“As those kinds of innovations expand outward from basic rules engines to more and more complex rules, you get to a point where you can’t manually configure all of the rules because there are just too many scenarios or you don’t know what the if/then [action] should be,” said Evan Konwiser, digital traveler VP for Amex GBT. “You get to a point where you have to create more mechanized solutions for a rules-engine effect. That’s where machine learning comes in, where you allow the algorithms to effectively set the rules themselves based on the data that is available. The enhancement of machine learning is that those algorithms self-evolve, meaning they can take feedback from a user from any number of [data] sources and they can improve the algorithms over time without somebody going in and manually configuring changes.” In reality, though, these algorithms are tweaked manually all the time as R&D pursues increased accuracy and better insights.

Algorithm-based machine learning has to happen in the background of chatbot apps—or of any travel booking tool—to increase personalization for the user. If built from historic data, that could include everything the traveler booked, plus details on what they did not choose. Or a bot could start with a rich data profile with all of the user’s declared personal information, travel preferences and loyalty alliances and then layer on subsequent usage data.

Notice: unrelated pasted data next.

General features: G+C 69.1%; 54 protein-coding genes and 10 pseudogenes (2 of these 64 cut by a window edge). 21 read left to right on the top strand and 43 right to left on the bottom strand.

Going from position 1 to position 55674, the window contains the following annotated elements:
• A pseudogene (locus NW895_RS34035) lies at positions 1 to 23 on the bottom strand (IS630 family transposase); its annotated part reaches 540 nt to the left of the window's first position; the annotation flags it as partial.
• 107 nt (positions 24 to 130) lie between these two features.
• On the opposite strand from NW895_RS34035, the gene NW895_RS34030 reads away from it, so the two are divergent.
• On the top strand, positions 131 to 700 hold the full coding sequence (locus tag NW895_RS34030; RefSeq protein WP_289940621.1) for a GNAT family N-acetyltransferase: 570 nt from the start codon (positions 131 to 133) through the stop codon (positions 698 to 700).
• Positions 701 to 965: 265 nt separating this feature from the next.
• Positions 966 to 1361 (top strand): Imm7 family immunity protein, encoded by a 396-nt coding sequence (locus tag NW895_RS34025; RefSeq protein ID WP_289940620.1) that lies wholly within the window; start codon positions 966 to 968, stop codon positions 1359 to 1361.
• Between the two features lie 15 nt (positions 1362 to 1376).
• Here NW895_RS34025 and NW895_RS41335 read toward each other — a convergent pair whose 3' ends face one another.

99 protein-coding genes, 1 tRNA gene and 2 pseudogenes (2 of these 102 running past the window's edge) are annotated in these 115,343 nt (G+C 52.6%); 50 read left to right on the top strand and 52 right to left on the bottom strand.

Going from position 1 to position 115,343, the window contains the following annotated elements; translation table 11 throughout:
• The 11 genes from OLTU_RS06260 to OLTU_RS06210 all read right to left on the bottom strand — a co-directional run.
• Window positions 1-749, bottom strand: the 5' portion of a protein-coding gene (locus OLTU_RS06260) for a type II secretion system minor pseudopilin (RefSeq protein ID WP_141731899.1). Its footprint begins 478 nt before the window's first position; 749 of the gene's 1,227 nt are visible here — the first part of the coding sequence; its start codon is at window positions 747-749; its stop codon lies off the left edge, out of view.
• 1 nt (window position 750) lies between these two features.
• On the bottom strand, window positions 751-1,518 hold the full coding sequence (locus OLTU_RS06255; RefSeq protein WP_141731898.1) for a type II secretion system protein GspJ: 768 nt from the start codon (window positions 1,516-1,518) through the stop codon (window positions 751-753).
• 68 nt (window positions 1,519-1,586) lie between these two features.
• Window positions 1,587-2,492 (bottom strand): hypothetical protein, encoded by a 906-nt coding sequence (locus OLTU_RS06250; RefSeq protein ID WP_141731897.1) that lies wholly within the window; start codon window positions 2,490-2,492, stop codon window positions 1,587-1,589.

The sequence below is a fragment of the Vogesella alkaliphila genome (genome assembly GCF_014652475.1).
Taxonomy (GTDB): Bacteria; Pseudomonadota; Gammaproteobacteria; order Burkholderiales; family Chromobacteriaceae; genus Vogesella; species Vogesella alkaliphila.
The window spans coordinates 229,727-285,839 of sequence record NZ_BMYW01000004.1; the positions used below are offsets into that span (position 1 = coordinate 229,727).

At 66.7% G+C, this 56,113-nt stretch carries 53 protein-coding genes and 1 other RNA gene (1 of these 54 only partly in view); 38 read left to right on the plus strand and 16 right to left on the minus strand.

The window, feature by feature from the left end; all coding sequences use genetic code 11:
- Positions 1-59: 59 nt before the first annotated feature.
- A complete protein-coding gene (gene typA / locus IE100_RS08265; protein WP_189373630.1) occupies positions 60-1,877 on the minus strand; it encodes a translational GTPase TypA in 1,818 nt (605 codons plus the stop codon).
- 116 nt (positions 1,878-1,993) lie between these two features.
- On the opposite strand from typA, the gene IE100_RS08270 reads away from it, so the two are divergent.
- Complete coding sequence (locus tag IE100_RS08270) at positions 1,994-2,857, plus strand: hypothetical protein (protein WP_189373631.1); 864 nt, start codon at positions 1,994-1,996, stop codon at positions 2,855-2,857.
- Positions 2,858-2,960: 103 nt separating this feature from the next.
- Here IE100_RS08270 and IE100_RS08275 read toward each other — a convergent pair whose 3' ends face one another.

Machine learning also can help the tools themselves perform better as trips get more complex. When trip complexity makes it impossible for Mezi’s bots to collaborate effectively, the request transfers to a human travel agent. “The travel expert will step in, our chatbot will learn from that interaction, and next time [the bots] will be smarter in handling all Mezi users. The platform is designed in a way that it becomes smarter with every conversation,” said Shinde.

Natural Language Processing

Chatbots’ success relies on broad access to data, elegant user interfaces and personalized results, but natural language processing has been a game changer in making chatbots usable. It also has pushed innovation hard toward perfecting messaging platforms and delivery.

Online demos for HelloGbye and Pana, for example, show moderately complex trip requests going through the chatbots. Though chatbots work with both written and spoken communication, these demos showed spoken queries: Someone describes the trip aloud—complete with idioms—including class-of-service and style preferences like “modern” or “four-star,” and the tools return personalized results nearly instantly. HelloGbye also demonstrated a “conversation” in which the user was booking two travelers. After the bot returned search results, the booker realized he’d forgotten to say that only one traveler would be flying in business class and that the travelers would be staying in different hotels. He corrected himself, and the bot processed the revision and both bookings without a problem.

That’s the kind of advancement BCD Travel director of emerging technologies Miriam Moscovici said is critical for message-based apps to succeed. “Realizing the ability to have a cumulative conversation has been a dramatic change for natural language [processing]. Eight or nine years ago, you could ask a chatbot what the flight is to Los Angeles on a given day, and it would respond with some options and some prices, but that was it,” Moscovici said. “Now, you can respond again to the chatbot and say, ‘What about a day earlier?’ Entire lengths of conversations can be harmonized into one understanding of what the question is and be able to execute commands.”

 

Article taken from Business  News.

Image source: Chatbot Icon, Creativeworkline